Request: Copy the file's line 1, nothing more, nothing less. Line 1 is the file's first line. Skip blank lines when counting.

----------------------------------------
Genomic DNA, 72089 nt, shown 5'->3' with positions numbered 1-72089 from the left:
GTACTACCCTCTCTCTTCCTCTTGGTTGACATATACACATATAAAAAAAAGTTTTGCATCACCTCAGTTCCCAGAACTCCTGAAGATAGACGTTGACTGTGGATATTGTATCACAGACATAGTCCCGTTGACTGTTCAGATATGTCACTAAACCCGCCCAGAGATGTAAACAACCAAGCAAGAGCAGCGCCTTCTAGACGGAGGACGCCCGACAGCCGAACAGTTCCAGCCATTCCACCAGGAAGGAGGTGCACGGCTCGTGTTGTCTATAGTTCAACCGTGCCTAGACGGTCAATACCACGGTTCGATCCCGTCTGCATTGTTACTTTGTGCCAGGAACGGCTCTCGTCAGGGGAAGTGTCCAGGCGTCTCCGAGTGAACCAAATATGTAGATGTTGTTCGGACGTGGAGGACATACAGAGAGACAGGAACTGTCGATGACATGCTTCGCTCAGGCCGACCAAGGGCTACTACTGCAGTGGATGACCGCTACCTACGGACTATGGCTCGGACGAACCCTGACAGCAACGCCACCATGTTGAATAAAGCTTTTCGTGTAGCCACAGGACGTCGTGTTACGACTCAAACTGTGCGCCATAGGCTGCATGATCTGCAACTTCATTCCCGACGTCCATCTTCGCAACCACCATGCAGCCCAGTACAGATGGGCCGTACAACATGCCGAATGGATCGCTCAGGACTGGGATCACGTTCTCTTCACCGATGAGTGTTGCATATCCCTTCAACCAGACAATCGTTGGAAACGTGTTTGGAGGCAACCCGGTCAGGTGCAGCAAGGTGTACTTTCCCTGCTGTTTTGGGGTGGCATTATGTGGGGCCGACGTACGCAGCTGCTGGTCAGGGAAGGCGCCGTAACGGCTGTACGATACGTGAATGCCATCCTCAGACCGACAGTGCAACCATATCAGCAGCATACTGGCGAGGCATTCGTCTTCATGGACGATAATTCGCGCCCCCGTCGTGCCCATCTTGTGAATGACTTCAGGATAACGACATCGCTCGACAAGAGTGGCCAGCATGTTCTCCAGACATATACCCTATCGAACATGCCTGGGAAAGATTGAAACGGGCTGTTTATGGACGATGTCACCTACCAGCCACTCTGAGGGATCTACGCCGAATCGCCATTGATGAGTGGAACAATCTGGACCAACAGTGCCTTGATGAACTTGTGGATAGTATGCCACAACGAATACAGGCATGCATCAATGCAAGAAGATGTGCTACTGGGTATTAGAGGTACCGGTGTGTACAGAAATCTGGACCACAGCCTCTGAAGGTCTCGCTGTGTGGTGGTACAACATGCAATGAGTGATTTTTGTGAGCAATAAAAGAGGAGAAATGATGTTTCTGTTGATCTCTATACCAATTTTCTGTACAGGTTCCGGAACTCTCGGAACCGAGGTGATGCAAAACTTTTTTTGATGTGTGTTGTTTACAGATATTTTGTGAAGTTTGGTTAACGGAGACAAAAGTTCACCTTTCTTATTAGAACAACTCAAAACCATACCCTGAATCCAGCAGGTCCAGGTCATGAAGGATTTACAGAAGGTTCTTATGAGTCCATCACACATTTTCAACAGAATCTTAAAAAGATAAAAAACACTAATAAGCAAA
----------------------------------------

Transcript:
Genomic DNA, 72089 nt, shown 5'->3' with positions numbered 1-72089 from the left: